relocation

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Conlan & Tomlinson [2019] FamCA 93 (27 February 2019)

The child is 8 years old and is subject to final parenting orders that provided for both parents to have equal shared responsibility. The child resides with the mother and spends time with the father. The child has a good relationship with both parents.

However, the father subsequently applied to restrain the mother, and Interlocutory orders were made, the father alleged the mother had threatened to relocate the child to the United Kingdom for a period of time and enrol the child there for school; provisions were made regarding international travel.

It’s important to note at this point, the mother had previously removed the child from school, enrolled and removed her from another school and then commenced home schooling without the fathers consent. The orders also state for a psychologist to support the child’s anxiety and the return of the child back to mainstream school.

The mother- pending final orders, notified the father of her proposal to relocate with the child to the ACT, the father considered it but did not consent. The mother then relocated with the child, notifying the father of the location and the mainstream school the child was enrolled in.

The father has now filed an application in a case seeking the return of the child to live within a 40 km radius of him with the mother, or for a recovery order for the child to live with him if the mother does not return. He sought orders related to schooling arrangements for the child and for costs. The relocation by the mother is in conflict with the orders made in relation to equal shared parental responsibility.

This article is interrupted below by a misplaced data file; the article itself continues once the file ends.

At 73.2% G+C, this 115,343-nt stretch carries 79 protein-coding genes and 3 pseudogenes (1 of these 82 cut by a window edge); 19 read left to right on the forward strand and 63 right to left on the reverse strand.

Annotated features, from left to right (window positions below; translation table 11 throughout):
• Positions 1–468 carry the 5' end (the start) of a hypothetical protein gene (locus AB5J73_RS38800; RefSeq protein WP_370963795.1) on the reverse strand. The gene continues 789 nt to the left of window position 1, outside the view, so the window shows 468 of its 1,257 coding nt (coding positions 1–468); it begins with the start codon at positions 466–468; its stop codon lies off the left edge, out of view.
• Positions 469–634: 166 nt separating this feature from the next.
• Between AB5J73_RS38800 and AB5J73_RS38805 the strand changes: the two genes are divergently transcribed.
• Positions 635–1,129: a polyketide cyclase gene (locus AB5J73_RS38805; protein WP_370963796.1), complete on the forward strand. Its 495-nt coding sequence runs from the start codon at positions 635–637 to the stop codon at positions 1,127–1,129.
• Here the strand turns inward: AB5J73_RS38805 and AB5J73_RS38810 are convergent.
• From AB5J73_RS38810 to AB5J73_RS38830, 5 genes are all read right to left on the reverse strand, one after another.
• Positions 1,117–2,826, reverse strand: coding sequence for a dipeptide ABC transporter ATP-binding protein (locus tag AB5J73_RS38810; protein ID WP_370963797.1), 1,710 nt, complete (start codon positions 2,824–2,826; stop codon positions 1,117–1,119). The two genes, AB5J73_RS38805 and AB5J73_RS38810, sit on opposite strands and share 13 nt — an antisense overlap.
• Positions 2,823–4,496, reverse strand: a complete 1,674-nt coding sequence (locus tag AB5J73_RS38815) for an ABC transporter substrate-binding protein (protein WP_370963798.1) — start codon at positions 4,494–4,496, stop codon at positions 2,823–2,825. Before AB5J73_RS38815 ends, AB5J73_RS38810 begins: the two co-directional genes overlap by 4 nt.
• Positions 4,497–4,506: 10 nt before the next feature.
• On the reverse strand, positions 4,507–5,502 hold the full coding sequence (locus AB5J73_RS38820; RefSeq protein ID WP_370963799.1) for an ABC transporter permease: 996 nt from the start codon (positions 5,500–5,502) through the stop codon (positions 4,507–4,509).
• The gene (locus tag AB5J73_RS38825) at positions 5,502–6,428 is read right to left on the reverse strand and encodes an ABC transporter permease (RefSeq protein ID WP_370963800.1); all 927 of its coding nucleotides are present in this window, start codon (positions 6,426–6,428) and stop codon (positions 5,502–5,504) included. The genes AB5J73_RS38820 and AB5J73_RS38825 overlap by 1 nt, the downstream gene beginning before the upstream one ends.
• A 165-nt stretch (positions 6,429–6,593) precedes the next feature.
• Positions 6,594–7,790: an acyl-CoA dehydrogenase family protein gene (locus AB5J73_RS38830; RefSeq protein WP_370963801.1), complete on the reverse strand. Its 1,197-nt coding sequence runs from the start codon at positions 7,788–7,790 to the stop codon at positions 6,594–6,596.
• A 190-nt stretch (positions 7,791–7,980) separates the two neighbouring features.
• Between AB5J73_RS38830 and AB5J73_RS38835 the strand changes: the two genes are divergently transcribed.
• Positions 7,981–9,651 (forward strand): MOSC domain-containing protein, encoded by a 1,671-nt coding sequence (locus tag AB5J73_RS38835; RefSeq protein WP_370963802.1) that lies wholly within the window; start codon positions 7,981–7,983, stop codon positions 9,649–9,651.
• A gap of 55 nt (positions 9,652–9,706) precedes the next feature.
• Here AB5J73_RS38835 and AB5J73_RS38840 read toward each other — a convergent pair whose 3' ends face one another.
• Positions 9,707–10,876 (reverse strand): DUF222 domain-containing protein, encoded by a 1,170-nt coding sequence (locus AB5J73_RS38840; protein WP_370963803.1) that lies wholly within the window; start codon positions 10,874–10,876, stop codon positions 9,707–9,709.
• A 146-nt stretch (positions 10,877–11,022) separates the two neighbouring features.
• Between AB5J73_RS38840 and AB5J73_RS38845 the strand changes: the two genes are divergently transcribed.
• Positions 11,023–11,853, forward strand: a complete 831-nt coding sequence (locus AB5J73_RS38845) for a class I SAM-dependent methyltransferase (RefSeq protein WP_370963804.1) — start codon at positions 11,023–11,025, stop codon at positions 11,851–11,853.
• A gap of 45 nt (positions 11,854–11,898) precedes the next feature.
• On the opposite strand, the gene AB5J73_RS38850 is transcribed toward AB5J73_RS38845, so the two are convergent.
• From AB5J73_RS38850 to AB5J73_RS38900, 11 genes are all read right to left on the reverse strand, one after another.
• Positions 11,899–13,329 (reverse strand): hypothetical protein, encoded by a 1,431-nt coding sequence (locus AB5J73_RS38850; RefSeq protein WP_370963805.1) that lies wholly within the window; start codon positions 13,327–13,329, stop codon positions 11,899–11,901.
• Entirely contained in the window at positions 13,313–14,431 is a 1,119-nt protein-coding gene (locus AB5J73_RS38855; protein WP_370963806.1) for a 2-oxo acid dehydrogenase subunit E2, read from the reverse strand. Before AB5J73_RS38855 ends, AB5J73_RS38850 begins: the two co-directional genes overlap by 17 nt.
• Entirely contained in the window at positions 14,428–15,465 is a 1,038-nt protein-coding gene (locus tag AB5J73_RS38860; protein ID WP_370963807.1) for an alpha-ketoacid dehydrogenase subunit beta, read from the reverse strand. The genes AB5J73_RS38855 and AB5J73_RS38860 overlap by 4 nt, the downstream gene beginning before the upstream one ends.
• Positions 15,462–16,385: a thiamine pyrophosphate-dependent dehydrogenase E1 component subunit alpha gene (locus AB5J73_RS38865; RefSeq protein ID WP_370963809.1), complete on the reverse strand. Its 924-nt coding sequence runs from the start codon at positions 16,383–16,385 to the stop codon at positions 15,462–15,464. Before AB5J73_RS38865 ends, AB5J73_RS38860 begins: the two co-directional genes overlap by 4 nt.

The mother now seeks orders allowing the child to remain in the ACT and to ultimately relocate to the UK with the child.

FACTS SUMMARY:

  • Interim Parenting Orders.
  • The mother made a unilateral change in the face of final parenting orders.
  • The mother and child relocated to the ACT without the fathers consent.
  • The mother further proposes relocation to the UK with the child.
  • The father has applied for orders seeking the child be returned to the area with the mother, if the mother does not return, for the child to reside with him.
  • The mother seeks to remain with the child in the act with intentions to ultimately relocate to the UK.

ISSUE:

Is it in the child’s best interest to remain in the ACT with the mother?

HELD:

It was ordered for the child to be promptly returned to the town to the fathers care, the exception is if the mother returns as well, then the child will live with her and have access to the father. The mother may also select the school for the child, however she is prohibited to change the school without the consent from the Father.